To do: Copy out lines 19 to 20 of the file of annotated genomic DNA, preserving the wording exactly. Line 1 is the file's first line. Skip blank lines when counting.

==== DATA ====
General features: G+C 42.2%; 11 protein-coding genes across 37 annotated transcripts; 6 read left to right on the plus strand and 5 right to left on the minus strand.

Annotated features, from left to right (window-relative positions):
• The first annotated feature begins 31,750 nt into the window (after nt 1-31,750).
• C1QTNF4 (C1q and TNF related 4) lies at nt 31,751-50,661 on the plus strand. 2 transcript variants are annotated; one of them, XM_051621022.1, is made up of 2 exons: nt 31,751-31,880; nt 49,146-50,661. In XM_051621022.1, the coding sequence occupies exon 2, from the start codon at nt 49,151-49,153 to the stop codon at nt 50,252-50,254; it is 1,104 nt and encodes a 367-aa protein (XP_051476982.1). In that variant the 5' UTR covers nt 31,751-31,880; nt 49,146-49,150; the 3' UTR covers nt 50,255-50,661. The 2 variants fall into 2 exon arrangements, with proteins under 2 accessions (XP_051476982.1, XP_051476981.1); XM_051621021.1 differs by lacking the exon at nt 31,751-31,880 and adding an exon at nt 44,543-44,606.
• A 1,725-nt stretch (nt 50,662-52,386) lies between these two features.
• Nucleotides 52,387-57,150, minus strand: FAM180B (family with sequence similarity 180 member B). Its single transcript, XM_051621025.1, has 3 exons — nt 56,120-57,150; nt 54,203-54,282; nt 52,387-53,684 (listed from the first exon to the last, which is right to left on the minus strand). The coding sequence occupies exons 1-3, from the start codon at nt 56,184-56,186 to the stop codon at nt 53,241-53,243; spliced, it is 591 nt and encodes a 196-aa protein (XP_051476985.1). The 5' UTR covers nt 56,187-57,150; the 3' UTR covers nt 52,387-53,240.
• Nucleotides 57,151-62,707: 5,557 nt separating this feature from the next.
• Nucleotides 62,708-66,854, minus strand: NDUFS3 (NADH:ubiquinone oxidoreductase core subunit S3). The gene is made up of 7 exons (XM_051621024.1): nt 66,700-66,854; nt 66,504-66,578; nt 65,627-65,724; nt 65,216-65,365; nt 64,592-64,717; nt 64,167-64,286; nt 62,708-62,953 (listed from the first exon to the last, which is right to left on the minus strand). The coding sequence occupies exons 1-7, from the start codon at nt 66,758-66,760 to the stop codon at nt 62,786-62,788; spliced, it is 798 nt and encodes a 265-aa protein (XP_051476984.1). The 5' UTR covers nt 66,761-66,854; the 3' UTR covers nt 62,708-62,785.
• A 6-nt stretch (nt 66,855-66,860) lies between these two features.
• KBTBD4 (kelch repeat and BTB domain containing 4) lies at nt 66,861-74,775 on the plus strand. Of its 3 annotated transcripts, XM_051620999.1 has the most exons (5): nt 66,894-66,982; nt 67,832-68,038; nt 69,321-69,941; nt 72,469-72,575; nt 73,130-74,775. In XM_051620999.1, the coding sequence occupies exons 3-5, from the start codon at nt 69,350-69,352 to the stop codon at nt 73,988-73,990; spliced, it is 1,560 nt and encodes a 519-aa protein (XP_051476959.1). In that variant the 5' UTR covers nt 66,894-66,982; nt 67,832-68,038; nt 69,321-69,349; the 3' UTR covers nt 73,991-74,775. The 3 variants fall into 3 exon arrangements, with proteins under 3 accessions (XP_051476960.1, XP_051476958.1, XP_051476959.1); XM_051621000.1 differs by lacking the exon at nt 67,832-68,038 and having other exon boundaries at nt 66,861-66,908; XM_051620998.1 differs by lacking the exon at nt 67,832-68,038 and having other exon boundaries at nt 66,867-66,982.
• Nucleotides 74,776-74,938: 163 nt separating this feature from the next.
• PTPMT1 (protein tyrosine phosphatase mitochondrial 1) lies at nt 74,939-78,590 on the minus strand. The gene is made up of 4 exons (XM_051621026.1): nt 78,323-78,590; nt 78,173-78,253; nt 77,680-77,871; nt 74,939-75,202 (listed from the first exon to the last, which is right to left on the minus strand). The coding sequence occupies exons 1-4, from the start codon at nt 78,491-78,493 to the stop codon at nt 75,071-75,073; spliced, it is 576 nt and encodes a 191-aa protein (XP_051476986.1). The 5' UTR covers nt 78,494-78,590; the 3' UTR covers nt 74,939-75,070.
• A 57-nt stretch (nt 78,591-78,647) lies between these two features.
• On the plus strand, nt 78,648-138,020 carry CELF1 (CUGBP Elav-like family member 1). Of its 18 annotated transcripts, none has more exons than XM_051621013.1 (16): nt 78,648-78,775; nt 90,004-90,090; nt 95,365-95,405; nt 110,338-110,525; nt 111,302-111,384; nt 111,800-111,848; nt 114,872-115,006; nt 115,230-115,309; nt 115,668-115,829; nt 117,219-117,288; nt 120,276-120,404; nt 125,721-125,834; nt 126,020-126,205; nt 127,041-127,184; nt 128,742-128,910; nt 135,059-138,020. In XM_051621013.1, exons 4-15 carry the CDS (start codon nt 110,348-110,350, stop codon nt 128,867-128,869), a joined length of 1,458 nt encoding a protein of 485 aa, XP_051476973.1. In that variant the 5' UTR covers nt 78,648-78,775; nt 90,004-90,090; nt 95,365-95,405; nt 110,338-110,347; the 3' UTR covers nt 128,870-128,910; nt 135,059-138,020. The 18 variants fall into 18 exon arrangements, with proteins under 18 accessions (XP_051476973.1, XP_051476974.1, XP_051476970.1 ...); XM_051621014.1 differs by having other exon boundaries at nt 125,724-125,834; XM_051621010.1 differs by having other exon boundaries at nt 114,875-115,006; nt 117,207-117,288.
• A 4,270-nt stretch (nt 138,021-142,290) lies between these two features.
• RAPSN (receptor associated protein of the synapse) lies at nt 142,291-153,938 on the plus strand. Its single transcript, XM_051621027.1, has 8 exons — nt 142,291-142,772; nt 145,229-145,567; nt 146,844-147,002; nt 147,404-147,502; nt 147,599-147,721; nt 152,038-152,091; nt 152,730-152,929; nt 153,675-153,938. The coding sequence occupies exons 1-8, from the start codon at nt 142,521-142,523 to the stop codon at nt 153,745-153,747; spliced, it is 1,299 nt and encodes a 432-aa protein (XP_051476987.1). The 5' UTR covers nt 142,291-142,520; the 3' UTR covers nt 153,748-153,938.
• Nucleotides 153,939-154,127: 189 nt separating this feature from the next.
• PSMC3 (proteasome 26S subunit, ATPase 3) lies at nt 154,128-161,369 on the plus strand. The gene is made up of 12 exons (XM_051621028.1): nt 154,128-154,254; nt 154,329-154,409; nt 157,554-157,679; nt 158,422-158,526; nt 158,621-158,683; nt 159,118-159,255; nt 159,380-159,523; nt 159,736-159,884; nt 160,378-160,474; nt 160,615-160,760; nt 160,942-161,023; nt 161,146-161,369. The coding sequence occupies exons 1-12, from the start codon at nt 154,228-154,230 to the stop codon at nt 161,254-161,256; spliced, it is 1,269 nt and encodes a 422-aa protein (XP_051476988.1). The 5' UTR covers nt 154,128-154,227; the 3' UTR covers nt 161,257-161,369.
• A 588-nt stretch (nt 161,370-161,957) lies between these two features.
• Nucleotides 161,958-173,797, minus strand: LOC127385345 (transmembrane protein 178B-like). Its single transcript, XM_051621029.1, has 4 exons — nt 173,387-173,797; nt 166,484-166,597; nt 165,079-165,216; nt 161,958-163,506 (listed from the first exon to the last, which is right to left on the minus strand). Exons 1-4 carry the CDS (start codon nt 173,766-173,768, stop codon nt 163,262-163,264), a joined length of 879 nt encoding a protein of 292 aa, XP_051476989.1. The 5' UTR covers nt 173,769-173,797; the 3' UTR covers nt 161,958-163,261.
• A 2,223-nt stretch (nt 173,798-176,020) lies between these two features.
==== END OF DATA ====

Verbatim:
• A 588-nt stretch (nt 161,370-161,957) lies between these two features.
• Nucleotides 161,958-173,797, minus strand: LOC127385345 (transmembrane protein 178B-like). Its single transcript, XM_051621029.1, has 4 exons — nt 173,387-173,797; nt 166,484-166,597; nt 165,079-165,216; nt 161,958-163,506 (listed from the first exon to the last, which is right to left on the minus strand). Exons 1-4 carry the CDS (start codon nt 173,766-173,768, stop codon nt 163,262-163,264), a joined length of 879 nt encoding a protein of 292 aa, XP_051476989.1. The 5' UTR covers nt 173,769-173,797; the 3' UTR covers nt 161,958-163,261.